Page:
Muslim leaders have called for a review of police policy on apprehending suspects after the shooting of a man unconnected to the London bombings.
Witnesses say the man was shot five times after being caught
They acknowledge the attacks have put police under pressure, but raise fears more innocent people may be killed.
Azzam Tamimi, of the Muslim Association of Britain, said he could not imagine how a restrained man could be a threat.
But Lord Stevens, the former Met Commissioner, warned against ending the "shoot-to-kill" policy for bombers.
Lord Stevens said he had adopted the policy before he had handed over to the present commissioner Sir Ian Blair "after much soul-searching over a great deal of time".
Writing in the News of the World, he called on the public to put themselves in the place of a firearms officer.
"Of course, in reality, it is a 'shoot-to-kill-to-protect' policy, to save innocent lives," he writes.
"The revelation that the man killed on Thursday by an armed police officer was, in fact, innocent of any bombing intent, may lead some to seriously question that policy.
"But we are living in unique times of unique evil, at war with an enemy of unspeakable brutality, and I have no doubt that now, more than ever, the principle is right despite the chance, tragically, of error."
Eyewitnesses described seeing the suspect chased by officers into Stockwell Tube station, held on the floor and shot five times in the head.
Mr Tamimi said: "I just cannot imagine how someone pinned to the ground can be a source of danger."
He added: "It doesn't matter whether he is a Muslim or not, he is a human being.
"It is human lives that are being targeted - whether by terrorists or, as in this case, by the people who are supposed to be catching the terrorists."
Public inquiry demand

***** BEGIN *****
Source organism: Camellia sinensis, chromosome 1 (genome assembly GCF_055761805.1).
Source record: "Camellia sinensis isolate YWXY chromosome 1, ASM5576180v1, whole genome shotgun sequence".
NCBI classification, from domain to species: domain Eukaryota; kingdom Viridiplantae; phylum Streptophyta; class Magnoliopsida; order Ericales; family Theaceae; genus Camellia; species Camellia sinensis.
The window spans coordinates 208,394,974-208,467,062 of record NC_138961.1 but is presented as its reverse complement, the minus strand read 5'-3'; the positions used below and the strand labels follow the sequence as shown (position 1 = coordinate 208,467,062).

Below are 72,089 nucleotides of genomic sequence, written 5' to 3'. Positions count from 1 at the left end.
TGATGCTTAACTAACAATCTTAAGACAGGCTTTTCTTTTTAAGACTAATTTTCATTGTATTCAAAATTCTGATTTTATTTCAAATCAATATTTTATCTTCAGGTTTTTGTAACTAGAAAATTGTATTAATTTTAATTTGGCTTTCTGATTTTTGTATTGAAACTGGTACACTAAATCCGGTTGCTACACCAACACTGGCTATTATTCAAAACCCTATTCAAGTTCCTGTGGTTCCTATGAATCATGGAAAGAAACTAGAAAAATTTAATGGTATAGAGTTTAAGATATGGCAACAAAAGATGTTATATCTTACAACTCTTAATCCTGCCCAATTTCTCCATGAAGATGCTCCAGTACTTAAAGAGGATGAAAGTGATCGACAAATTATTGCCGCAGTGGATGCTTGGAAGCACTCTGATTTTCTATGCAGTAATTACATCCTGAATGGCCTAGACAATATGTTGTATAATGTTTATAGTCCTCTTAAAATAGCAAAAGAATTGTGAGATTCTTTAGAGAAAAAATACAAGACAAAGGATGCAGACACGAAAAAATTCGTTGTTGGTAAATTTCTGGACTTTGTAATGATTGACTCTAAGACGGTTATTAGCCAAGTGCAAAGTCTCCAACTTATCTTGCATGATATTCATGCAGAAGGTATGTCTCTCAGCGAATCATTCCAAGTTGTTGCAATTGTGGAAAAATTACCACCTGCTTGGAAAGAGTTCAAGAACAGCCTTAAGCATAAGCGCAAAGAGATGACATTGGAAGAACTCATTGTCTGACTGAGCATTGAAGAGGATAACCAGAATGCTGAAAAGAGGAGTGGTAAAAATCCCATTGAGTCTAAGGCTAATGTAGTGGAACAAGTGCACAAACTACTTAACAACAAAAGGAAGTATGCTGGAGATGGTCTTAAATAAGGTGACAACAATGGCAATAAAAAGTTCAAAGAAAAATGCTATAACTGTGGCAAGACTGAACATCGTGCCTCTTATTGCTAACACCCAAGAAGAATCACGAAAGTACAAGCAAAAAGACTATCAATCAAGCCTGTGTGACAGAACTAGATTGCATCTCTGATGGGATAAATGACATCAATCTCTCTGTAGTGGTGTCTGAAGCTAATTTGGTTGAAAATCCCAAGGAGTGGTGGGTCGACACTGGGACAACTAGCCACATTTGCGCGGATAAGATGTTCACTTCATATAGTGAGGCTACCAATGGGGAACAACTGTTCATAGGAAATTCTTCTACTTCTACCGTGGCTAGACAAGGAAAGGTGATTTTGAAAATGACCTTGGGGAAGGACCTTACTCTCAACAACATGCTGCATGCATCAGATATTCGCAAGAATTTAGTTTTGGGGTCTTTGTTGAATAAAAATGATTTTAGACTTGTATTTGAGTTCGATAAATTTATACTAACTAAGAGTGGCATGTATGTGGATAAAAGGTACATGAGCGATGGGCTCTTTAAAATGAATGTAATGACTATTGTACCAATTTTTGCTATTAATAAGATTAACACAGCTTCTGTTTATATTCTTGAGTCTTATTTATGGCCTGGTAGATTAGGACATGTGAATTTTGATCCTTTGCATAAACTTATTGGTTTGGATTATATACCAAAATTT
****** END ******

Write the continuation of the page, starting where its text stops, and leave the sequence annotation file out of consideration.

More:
Sir Iqbal Sacranie, of the Muslim Council of Britain, admitted that the bombings had put officers under pressure.
But he said: "It's vital that the utmost care is taken to ensure that innocent people are not killed."
Massoud Shadjareh, chairman of the Islamic Human Rights Commission, went further by calling for a full public inquiry.
He accused the police of using Israeli-style tactics against terror suspects.
"How can you shoot someone on mere suspicion?" he said. "You can't even put someone in prison on suspicion, how can you kill them like that?"
London Mayor Ken Livingstone said the police had acted in a way that they believed protected the lives of the public.
"This tragedy has added another victim to the toll of deaths for which the terrorists bear responsibility," he said.
John O'Connor, a former Scotland Yard commander, said it was likely that the investigation could lead to one or more officers being prosecuted.
He said concern would rise in the Met because of the case of Harry Stanley, who was shot dead by police six years ago while carrying a chair leg.
Two officers were arrested in June on suspicion of his murder, leading to criticism by police unions.
Glen Smyth, chairman of the Metropolitan Police Federation, described the man's death on Friday as "deeply regrettable".
"Police officers in these circumstances are expected to make split-second decisions that have life-long consequences," he said.
Shami Chakrabarti, the director of the human rights group Liberty, said her heart went out to the dead man's family and the officers involved.
"No one should rush to judgement," she said. "There must be a prompt, comprehensive and independent investigation into what happened.
"These are knife-edge split-second decisions made in moments of grave danger. We have a massive shared interest in the protection of innocent lives."
A Home Office spokesman refused to comment on the shooting, saying it was an operational matter for the police.